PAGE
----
How much do freelance translators earn? Is it enough?

Beginning freelance translators often want to know (understandably) how much they can expect to earn in our industry. Experienced freelance translators often want to know (understandably) whether they are earning enough for the effort they put into their businesses. So, what do freelance translators earn?

  • The American Translators Association does a compensation survey every few years: you can purchase the entire report here or read the executive summary for free. The dates here are a little confusing: the data tables in the summary say that they are from 2006, the file itself is named 2007 and the executive summary appeared in the ATA Chronicle in February 2008. According to this survey, the average full-time freelancer makes a little over $60,000; but US-based respondents reported a large income disparity according to whether or not they are ATA-certified (average income of $72,000 for certified translators and $53,000 for non-certified).
  • The US Bureau of Labor Statistics has some information too, and it’s even more disparate. The BLS reports that in May 2008, the average salary for translators and interpreters was about $38,000 (yikes), with the highest 10 percent earning over $69,000 and the average federal government language specialist earning an average of $79,000.
  • PayScale.com has some snapshot info about translators and interpreters, and it’s also broken down by years of experience.

I think that the issue with most of these surveys is that they are not specific enough to individual situations. For example, is someone who works 35 hours a week and takes 6 weeks of vacation full time or part time? Is someone who works at a client’s office 2 days a week and works for freelance clients 3 days a week self-employed or in-house? Should translation volume be taken into account? If you earned $130,000 last year but you worked 70 hours a week with no vacation, should your income be pro rated to a 40 hour work week with 4 weeks off? You get the picture!

Anecdotally, I think that most of the above-referenced surveys are slanted toward the low end of the market. Back in 2008, I wrote a blog post on Secrets of Six-Figure Translators, and since then I’ve talked to many more freelancers who’ve either stated or conveyed that they earn over $100,000 a year. I think that if you’re very good at what you do and you market yourself fairly assertively, there is enough work out there to earn at least $75,000 a year as a freelance translator even if you work with a mix of agencies and direct clients. I’d say that at this point, all of the translators I know who work exclusively with direct clients earn at least $100,000 a year.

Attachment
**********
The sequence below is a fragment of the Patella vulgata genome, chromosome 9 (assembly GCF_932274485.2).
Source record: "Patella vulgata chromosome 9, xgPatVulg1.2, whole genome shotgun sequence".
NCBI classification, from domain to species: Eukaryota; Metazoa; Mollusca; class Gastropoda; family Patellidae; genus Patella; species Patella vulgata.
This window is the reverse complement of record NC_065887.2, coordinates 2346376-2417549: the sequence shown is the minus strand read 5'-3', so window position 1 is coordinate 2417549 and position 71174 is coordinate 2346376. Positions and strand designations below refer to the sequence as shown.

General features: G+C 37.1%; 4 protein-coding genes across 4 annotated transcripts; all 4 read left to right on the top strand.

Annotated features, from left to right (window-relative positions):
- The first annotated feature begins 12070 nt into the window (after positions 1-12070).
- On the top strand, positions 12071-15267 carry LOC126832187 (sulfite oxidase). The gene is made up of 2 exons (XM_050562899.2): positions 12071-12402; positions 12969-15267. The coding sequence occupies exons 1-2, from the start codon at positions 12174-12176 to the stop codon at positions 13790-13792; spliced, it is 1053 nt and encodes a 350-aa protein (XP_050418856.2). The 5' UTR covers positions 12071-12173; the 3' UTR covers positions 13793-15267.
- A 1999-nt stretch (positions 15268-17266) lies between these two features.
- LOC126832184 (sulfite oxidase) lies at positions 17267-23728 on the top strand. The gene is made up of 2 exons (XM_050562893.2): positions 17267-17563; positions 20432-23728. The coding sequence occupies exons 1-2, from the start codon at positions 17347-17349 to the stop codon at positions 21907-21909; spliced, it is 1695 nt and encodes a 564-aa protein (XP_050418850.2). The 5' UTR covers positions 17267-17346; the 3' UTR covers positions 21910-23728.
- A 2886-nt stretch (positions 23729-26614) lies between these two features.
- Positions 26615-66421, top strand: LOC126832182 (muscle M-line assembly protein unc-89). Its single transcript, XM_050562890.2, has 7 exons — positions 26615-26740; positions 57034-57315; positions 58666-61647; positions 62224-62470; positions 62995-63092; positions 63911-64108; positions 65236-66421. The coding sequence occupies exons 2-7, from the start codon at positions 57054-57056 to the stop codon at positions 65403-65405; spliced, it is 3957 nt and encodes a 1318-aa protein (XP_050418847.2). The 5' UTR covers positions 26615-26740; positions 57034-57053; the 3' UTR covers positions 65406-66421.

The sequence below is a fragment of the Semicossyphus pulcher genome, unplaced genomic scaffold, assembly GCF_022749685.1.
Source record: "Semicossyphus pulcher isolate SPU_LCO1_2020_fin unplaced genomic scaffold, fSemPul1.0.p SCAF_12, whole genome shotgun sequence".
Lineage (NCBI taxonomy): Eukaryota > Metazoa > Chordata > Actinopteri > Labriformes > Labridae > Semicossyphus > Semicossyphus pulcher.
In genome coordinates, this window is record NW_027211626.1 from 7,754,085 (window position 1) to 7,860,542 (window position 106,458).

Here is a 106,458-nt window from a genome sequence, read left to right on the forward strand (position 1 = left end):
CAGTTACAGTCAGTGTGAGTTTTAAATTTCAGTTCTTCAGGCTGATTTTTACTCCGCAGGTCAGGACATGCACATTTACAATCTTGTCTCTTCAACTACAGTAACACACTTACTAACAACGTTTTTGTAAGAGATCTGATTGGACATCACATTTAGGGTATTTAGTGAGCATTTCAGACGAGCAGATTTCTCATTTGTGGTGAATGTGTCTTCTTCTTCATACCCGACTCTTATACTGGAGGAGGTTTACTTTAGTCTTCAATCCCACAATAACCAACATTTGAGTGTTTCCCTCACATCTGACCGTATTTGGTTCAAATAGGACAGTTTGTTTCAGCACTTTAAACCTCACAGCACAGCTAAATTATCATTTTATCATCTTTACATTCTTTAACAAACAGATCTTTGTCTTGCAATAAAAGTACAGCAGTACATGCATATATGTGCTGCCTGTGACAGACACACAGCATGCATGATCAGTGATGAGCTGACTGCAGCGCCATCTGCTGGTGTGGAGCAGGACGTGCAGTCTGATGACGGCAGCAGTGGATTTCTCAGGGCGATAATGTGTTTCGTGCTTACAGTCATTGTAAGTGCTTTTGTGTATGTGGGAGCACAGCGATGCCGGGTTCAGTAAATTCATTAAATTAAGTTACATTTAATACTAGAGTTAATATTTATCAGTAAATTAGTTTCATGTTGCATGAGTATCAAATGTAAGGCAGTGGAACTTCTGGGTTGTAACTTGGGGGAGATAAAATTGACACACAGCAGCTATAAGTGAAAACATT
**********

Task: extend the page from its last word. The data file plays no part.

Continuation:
But the real question when it comes to income is: is it enough? The “is it enough” question involves a lot of subjective factors, because it ties into the subsidiary question of whether you’d be doing better if you had a different job. Here’s where the subjectivity comes in. For example in my case:

  • I’m reasonably happy with my income as compared to how much I work. I earn more than the ATA average and my sense is that I work less (maybe even a lot less) than most freelancers do, partly because of my family and non-work commitments and partly because I think I’m more productive at 30ish hours per week. However when I look at how the benefits of my husband’s in-house job (company-funded retirement plan, insurance, paid vacation, and so on) add up, it’s a reality check. If I deduct 15.3% self-employment tax (which I only pay on about half my income since I have an S-Corp), 4-6 weeks unpaid vacation and my self-funded retirement plan from what I make, the bottom line is decidedly different.
  • But, then there are the subjective factors. I love where we live, and there are very, very few in-house jobs in our area for what I do. The only reasonable option, working for a government agency, would involve driving over an hour each way and a relatively inflexible schedule. It’s very important to me to have a work schedule that meshes with my daughter’s school schedule at least until she is old enough to be home alone. Realistically, if I wanted an in-house job that was close to my house and that would offer a similar level of flexibility to freelancing, I would probably be looking at earning less than half what I make now.

“Enough” also depends on where and how you live. $75,000 sounds like a decent chunk of money, but if you are not incorporated and thus pay self-employment tax on that entire amount, live in a nice apartment in a major city, have a car loan or student loan or credit card payment and fund your own health insurance and retirement, that amount goes pretty quickly. On the other hand if you live in a fairly rural area, are debt-free or close to it and practice freelance frugality, you could probably be saving 50% of your after-tax income if you gross $75,000 or more.

Readers, over to you…thoughts on the income issue?

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